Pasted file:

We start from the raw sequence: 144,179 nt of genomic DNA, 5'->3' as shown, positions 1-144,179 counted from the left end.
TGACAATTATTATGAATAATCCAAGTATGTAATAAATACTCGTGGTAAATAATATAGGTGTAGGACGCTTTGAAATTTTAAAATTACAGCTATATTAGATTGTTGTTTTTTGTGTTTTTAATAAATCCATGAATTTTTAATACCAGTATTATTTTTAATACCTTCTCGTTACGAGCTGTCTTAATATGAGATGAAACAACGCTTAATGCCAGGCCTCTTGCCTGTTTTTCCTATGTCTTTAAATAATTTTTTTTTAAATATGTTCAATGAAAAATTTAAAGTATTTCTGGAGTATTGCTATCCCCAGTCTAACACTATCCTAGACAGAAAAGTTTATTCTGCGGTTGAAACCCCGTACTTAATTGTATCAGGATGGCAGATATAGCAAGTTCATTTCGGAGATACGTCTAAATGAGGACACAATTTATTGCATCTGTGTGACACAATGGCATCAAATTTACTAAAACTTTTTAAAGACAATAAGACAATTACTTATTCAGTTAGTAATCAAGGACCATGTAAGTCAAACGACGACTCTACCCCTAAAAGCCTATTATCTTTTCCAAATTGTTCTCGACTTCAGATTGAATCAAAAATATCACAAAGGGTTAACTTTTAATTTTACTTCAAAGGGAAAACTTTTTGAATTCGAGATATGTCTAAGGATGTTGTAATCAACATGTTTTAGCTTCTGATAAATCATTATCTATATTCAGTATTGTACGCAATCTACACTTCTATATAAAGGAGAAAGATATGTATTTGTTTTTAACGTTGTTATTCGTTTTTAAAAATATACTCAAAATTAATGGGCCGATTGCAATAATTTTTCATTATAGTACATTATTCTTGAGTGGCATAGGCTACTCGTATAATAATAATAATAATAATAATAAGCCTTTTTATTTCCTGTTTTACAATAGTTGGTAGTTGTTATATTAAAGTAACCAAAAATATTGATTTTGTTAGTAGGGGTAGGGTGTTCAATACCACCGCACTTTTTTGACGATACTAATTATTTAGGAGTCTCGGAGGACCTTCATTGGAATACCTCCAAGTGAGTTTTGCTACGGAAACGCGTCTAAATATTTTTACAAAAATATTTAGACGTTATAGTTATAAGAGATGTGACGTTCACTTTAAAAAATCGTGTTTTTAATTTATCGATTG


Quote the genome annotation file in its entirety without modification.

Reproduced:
We start from the raw sequence: 144,179 nt of genomic DNA, 5'->3' as shown, positions 1-144,179 counted from the left end.
TGACAATTATTATGAATAATCCAAGTATGTAATAAATACTCGTGGTAAATAATATAGGTGTAGGACGCTTTGAAATTTTAAAATTACAGCTATATTAGATTGTTGTTTTTTGTGTTTTTAATAAATCCATGAATTTTTAATACCAGTATTATTTTTAATACCTTCTCGTTACGAGCTGTCTTAATATGAGATGAAACAACGCTTAATGCCAGGCCTCTTGCCTGTTTTTCCTATGTCTTTAAATAATTTTTTTTTAAATATGTTCAATGAAAAATTTAAAGTATTTCTGGAGTATTGCTATCCCCAGTCTAACACTATCCTAGACAGAAAAGTTTATTCTGCGGTTGAAACCCCGTACTTAATTGTATCAGGATGGCAGATATAGCAAGTTCATTTCGGAGATACGTCTAAATGAGGACACAATTTATTGCATCTGTGTGACACAATGGCATCAAATTTACTAAAACTTTTTAAAGACAATAAGACAATTACTTATTCAGTTAGTAATCAAGGACCATGTAAGTCAAACGACGACTCTACCCCTAAAAGCCTATTATCTTTTCCAAATTGTTCTCGACTTCAGATTGAATCAAAAATATCACAAAGGGTTAACTTTTAATTTTACTTCAAAGGGAAAACTTTTTGAATTCGAGATATGTCTAAGGATGTTGTAATCAACATGTTTTAGCTTCTGATAAATCATTATCTATATTCAGTATTGTACGCAATCTACACTTCTATATAAAGGAGAAAGATATGTATTTGTTTTTAACGTTGTTATTCGTTTTTAAAAATATACTCAAAATTAATGGGCCGATTGCAATAATTTTTCATTATAGTACATTATTCTTGAGTGGCATAGGCTACTCGTATAATAATAATAATAATAATAATAAGCCTTTTTATTTCCTGTTTTACAATAGTTGGTAGTTGTTATATTAAAGTAACCAAAAATATTGATTTTGTTAGTAGGGGTAGGGTGTTCAATACCACCGCACTTTTTTGACGATACTAATTATTTAGGAGTCTCGGAGGACCTTCATTGGAATACCTCCAAGTGAGTTTTGCTACGGAAACGCGTCTAAATATTTTTACAAAAATATTTAGACGTTATAGTTATAAGAGATGTGACGTTCACTTTAAAAAATCGTGTTTTTAATTTATCGATTG